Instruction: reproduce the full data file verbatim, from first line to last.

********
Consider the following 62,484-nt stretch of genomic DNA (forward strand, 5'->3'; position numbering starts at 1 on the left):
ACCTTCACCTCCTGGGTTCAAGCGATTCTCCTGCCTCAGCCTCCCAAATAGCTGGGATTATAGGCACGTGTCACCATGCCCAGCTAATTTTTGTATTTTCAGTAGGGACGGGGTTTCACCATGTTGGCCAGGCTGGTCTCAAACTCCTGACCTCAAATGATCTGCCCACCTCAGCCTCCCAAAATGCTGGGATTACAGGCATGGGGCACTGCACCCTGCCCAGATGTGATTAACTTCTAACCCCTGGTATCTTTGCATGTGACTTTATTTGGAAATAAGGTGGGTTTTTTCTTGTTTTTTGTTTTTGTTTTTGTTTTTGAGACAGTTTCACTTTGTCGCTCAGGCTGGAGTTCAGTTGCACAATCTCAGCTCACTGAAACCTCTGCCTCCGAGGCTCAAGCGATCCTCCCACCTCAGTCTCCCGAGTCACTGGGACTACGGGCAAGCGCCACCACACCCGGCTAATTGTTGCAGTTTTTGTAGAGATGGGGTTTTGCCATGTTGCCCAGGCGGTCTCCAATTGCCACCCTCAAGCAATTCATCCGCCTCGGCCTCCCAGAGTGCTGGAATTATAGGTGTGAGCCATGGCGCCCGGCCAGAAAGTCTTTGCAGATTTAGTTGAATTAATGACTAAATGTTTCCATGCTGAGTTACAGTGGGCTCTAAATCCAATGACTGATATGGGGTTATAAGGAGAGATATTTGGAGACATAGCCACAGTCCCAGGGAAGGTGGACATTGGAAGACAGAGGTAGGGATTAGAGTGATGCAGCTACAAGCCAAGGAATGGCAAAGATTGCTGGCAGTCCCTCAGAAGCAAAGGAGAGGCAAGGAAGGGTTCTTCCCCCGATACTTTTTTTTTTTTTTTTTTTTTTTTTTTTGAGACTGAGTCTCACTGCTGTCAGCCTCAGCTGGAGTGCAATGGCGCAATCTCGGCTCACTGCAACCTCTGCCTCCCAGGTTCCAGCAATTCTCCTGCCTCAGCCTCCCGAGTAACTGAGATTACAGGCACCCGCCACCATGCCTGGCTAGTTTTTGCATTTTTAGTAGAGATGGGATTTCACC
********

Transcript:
Consider the following 62,484-nt stretch of genomic DNA (forward strand, 5'->3'; position numbering starts at 1 on the left):
ACCTTCACCTCCTGGGTTCAAGCGATTCTCCTGCCTCAGCCTCCCAAATAGCTGGGATTATAGGCACGTGTCACCATGCCCAGCTAATTTTTGTATTTTCAGTAGGGACGGGGTTTCACCATGTTGGCCAGGCTGGTCTCAAACTCCTGACCTCAAATGATCTGCCCACCTCAGCCTCCCAAAATGCTGGGATTACAGGCATGGGGCACTGCACCCTGCCCAGATGTGATTAACTTCTAACCCCTGGTATCTTTGCATGTGACTTTATTTGGAAATAAGGTGGGTTTTTTCTTGTTTTTTGTTTTTGTTTTTGTTTTTGAGACAGTTTCACTTTGTCGCTCAGGCTGGAGTTCAGTTGCACAATCTCAGCTCACTGAAACCTCTGCCTCCGAGGCTCAAGCGATCCTCCCACCTCAGTCTCCCGAGTCACTGGGACTACGGGCAAGCGCCACCACACCCGGCTAATTGTTGCAGTTTTTGTAGAGATGGGGTTTTGCCATGTTGCCCAGGCGGTCTCCAATTGCCACCCTCAAGCAATTCATCCGCCTCGGCCTCCCAGAGTGCTGGAATTATAGGTGTGAGCCATGGCGCCCGGCCAGAAAGTCTTTGCAGATTTAGTTGAATTAATGACTAAATGTTTCCATGCTGAGTTACAGTGGGCTCTAAATCCAATGACTGATATGGGGTTATAAGGAGAGATATTTGGAGACATAGCCACAGTCCCAGGGAAGGTGGACATTGGAAGACAGAGGTAGGGATTAGAGTGATGCAGCTACAAGCCAAGGAATGGCAAAGATTGCTGGCAGTCCCTCAGAAGCAAAGGAGAGGCAAGGAAGGGTTCTTCCCCCGATACTTTTTTTTTTTTTTTTTTTTTTTTTTTTGAGACTGAGTCTCACTGCTGTCAGCCTCAGCTGGAGTGCAATGGCGCAATCTCGGCTCACTGCAACCTCTGCCTCCCAGGTTCCAGCAATTCTCCTGCCTCAGCCTCCCGAGTAACTGAGATTACAGGCACCCGCCACCATGCCTGGCTAGTTTTTGCATTTTTAGTAGAGATGGGATTTCACC